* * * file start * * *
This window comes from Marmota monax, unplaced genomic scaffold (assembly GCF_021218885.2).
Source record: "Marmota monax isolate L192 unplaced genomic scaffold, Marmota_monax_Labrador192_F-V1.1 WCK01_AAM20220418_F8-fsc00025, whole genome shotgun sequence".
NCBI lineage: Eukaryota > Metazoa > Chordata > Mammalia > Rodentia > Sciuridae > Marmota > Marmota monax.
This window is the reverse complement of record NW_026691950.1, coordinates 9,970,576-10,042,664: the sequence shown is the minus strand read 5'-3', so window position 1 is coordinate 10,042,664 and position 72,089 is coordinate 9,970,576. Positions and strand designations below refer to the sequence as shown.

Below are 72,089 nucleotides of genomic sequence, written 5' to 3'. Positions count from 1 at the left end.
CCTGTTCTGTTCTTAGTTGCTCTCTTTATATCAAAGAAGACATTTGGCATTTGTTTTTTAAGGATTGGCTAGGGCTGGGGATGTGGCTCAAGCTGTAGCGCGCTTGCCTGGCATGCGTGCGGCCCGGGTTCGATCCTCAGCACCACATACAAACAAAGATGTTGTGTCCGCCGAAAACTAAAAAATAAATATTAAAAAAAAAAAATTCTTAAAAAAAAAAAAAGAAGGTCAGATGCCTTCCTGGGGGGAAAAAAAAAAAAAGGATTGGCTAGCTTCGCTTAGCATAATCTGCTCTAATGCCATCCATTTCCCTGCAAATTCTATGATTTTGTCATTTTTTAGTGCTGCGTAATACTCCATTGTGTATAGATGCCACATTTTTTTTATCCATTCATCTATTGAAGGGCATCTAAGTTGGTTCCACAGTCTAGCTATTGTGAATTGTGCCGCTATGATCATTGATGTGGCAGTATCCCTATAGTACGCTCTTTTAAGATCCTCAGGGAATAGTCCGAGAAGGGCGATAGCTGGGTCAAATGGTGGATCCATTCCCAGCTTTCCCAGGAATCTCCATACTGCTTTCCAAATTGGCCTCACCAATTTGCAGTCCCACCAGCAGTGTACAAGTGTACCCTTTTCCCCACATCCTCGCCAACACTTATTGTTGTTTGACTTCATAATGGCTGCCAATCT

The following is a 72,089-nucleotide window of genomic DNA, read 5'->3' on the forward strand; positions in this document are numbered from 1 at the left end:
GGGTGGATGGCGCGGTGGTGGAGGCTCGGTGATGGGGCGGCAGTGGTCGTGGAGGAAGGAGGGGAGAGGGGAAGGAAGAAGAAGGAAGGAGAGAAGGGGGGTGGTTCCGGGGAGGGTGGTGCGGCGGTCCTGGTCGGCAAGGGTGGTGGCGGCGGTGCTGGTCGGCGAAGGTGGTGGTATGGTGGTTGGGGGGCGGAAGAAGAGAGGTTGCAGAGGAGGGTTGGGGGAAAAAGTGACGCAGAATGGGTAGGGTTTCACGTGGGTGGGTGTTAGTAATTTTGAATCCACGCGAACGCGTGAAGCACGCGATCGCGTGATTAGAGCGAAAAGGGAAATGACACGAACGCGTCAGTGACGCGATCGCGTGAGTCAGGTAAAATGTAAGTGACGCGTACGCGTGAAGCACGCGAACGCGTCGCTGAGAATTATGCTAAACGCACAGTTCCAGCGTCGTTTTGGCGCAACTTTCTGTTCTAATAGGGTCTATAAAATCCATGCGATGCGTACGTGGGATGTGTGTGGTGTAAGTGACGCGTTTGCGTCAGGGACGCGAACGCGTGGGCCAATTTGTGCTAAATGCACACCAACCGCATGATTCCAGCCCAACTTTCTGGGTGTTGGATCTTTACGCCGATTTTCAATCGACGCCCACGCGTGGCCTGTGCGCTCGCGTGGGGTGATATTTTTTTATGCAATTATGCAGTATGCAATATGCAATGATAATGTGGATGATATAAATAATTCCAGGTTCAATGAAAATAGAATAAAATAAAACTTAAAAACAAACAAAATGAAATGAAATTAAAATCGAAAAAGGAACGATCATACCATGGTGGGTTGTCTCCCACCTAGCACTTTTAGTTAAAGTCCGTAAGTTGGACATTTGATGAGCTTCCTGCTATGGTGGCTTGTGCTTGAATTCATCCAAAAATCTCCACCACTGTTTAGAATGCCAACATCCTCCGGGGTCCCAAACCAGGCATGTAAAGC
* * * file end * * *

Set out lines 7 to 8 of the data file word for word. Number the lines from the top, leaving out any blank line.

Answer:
The following is a 72,089-nucleotide window of genomic DNA, read 5'->3' on the forward strand; positions in this document are numbered from 1 at the left end:
GGGTGGATGGCGCGGTGGTGGAGGCTCGGTGATGGGGCGGCAGTGGTCGTGGAGGAAGGAGGGGAGAGGGGAAGGAAGAAGAAGGAAGGAGAGAAGGGGGGTGGTTCCGGGGAGGGTGGTGCGGCGGTCCTGGTCGGCAAGGGTGGTGGCGGCGGTGCTGGTCGGCGAAGGTGGTGGTATGGTGGTTGGGGGGCGGAAGAAGAGAGGTTGCAGAGGAGGGTTGGGGGAAAAAGTGACGCAGAATGGGTAGGGTTTCACGTGGGTGGGTGTTAGTAATTTTGAATCCACGCGAACGCGTGAAGCACGCGATCGCGTGATTAGAGCGAAAAGGGAAATGACACGAACGCGTCAGTGACGCGATCGCGTGAGTCAGGTAAAATGTAAGTGACGCGTACGCGTGAAGCACGCGAACGCGTCGCTGAGAATTATGCTAAACGCACAGTTCCAGCGTCGTTTTGGCGCAACTTTCTGTTCTAATAGGGTCTATAAAATCCATGCGATGCGTACGTGGGATGTGTGTGGTGTAAGTGACGCGTTTGCGTCAGGGACGCGAACGCGTGGGCCAATTTGTGCTAAATGCACACCAACCGCATGATTCCAGCCCAACTTTCTGGGTGTTGGATCTTTACGCCGATTTTCAATCGACGCCCACGCGTGGCCTGTGCGCTCGCGTGGGGTGATATTTTTTTATGCAATTATGCAGTATGCAATATGCAATGATAATGTGGATGATATAAATAATTCCAGGTTCAATGAAAATAGAATAAAATAAAACTTAAAAACAAACAAAATGAAATGAAATTAAAATCGAAAAAGGAACGATCATACCATGGTGGGTTGTCTCCCACCTAGCACTTTTAGTTAAAGTCCGTAAGTTGGACATTTGATGAGCTTCCTGCTATGGTGGCTTGTGCTTGAATTCATCCAAAAATCTCCACCACTGTTTAGAATGCCAACATCCTCCGGGGTCCCAAACCAGGCATGTAAAGC